May 10, 2001

5/10/01 Golconda, IL

82.6 miles

I woke up about 5:30 A.M. to hear Mike already packing up. We had decided to do another long day -- 80-plus miles - so we'd be able to ride to Carbondale on Friday. Mike is dying to see a movie and get a beer - civilization! So with another foggy start, we rolled out of Sebree at 6:08 A.M.!

A lot of empty coal trucks passed us today, but always gave us a lot of room. We stopped for a photo in Mike's namesake - Dixon, Kentucky - but kept on. Jeri's Café in Clay was a definite draw for us. While Mike ordered, I had to bike over 3 blocks to use the only pay phone in this city of 1200.

Finally got to talk to Deb, Ann, Christel, and Rosalie, too. I miss all of my co-workers. The nice thing about Jeri's Café is that a few grubby cyclists didn't seem to bother her customers or staff. And the food was good and cheap. Two thumbs up!

As the day wound on, I noticed the fields were a lot dryer here. When I mentioned it, a local said they were in serious need for some rain. They didn't get any of the storm we had a few nights ago. Even the rivers were pretty low in their stream beds.

Heat scorched farm fields

After checking my email in Marion, we seemed to be moving well. But we had a bunch of climbing before we got to the Ohio River. Plus, the sun was beating down on me. For a little while, I thought I might have a touch of heat stroke, but I kept hydrating. After a long flat approach, we halted at the stop sign at the river's edge. Yippie, two states down!

We boarded the ferry that would take us across to Cave-in-Rock, Illinois. Nearby is a cave that became infamous because of the robbers who would prey on new settlers traveling down river.

On the ferry

While taking a quick look at our maps and a woman came out of her house. "Where you guys from?" she said. When she found out Mike was from Australia, she got very excited, calling a friend to come out to meet us. Before you knew it, Michelle had invited us in for Kool-Aid and to talk with Beverly and her brother, Robert. What kind, simple souls! I hope a few other TransAm riders get to experience Michelle's generous heart.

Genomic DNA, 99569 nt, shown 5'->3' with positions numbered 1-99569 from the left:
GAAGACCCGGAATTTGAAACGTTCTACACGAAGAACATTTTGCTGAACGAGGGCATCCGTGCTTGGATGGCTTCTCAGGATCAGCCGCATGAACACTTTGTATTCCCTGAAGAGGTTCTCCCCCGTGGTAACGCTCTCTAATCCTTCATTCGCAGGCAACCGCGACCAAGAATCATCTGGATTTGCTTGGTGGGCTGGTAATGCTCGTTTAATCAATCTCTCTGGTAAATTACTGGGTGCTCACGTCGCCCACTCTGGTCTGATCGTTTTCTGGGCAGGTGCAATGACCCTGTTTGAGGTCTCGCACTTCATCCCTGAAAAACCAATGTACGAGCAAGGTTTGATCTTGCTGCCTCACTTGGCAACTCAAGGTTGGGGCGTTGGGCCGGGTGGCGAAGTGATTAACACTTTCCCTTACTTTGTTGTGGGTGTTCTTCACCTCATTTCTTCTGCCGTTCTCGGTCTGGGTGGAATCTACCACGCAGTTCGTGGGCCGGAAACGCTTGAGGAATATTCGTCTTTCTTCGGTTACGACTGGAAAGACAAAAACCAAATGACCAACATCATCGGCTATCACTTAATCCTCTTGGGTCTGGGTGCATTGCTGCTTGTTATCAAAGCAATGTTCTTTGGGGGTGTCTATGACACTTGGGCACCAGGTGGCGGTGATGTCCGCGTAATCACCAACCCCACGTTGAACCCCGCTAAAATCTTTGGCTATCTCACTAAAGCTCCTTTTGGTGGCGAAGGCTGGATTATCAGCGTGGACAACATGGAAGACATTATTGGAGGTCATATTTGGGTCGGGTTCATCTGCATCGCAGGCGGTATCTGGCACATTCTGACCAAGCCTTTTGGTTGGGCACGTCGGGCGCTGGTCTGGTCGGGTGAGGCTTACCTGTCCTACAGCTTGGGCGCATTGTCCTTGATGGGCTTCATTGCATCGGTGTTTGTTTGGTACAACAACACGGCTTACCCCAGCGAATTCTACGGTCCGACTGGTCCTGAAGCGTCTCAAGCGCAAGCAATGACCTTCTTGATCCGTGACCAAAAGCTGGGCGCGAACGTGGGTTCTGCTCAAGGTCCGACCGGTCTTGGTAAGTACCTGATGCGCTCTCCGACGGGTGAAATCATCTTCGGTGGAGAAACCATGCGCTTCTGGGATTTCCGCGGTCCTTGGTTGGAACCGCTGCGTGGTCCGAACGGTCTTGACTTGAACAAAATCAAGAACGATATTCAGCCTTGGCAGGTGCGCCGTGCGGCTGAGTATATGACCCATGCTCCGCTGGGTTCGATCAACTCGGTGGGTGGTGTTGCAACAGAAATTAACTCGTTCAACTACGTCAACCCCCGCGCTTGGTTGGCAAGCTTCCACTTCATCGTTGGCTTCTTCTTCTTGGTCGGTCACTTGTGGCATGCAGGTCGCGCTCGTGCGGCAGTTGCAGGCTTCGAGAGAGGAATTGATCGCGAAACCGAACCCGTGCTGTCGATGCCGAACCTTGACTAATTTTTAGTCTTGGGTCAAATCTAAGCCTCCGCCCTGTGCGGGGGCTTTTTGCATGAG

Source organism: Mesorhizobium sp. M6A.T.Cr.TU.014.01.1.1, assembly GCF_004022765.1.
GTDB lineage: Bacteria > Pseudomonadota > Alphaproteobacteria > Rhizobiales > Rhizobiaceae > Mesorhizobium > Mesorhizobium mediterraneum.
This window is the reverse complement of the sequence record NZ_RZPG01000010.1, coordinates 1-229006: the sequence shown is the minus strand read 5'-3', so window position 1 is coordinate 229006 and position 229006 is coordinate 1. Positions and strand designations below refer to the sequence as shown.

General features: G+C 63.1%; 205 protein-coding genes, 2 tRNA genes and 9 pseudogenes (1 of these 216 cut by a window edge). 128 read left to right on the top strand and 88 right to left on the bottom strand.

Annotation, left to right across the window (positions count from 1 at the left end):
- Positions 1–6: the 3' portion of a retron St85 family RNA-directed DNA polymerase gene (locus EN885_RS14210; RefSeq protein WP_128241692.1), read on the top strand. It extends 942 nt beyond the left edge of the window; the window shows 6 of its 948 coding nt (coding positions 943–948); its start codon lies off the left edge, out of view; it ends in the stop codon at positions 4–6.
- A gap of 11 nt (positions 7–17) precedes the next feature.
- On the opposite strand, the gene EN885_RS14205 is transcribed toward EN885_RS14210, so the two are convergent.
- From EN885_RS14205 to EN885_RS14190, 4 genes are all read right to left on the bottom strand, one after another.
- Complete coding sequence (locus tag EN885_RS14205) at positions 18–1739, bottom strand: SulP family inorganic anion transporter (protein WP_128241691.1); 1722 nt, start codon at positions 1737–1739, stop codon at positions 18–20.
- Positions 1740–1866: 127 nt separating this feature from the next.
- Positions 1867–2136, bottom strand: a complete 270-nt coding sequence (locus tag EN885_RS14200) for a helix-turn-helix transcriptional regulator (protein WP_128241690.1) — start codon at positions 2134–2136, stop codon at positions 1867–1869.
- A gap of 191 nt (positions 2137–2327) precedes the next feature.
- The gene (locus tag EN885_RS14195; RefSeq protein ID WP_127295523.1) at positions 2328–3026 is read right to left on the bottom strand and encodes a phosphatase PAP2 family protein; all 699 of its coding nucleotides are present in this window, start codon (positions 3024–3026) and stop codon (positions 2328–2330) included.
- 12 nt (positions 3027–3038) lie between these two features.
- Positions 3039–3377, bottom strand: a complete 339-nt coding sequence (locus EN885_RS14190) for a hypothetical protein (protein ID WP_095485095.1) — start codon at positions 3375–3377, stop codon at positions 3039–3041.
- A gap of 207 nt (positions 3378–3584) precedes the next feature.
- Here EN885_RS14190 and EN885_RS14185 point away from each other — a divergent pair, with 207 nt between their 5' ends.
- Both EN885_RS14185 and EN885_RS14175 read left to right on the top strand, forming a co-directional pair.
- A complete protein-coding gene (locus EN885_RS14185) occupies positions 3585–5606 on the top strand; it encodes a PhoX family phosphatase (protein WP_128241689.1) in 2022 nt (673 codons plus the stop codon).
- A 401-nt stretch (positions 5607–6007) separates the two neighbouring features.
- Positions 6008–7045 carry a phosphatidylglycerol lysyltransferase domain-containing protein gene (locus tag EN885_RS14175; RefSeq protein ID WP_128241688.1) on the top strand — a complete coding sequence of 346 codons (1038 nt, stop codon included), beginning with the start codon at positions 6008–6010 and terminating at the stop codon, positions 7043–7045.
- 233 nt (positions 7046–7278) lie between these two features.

Michelle only had eyes for Mike

The route followed the river. But even though we saw little traffic, the hills were tough (had to walk a steep one again). We hit that magic 3:00 to 4:00 rush hour into Elizabethtown. Because traffic was so heavy, we took a break at a covered pavilion on the river shoreline. I bought us a couple of cokes and chatted a bit with the owner of the River Rose Inn (B&B). I was tired, but we still had 20 miles to go before getting to the campground.

I think we've had more dogs chase us in the last two days than any other time. Instead of using the pepper spray on them, we just keep our pace, but talk "kindly" to them. Seems to work. We also found a lot of road kill today: possum, raccoon, cat, dog, rabbit, mouse, bird, and even an owl and a deer.

I almost didn't make the last miles, I was so tired. And to top it off, we finished the last 12 miles with a growing headwind. The weather gods are cruel. Almost missed the road to the campground. An old man in his yard yelled, "Just take a right and you can't miss it." This is our first Forest Service campsite, and didn't know what to expect. Mike was disappointed there were no showers.

After a quick sponge bath and dinner, we worked at the picnic table till the bugs drove us inside. We hope to reach Carbondale tomorrow and, if we're lucky, we might be able to stay at the "Bike Surgeon's" house. But we'll have to start early if we want to beat the forecasted afternoon thundershowers. I wonder what time Mike will get me up.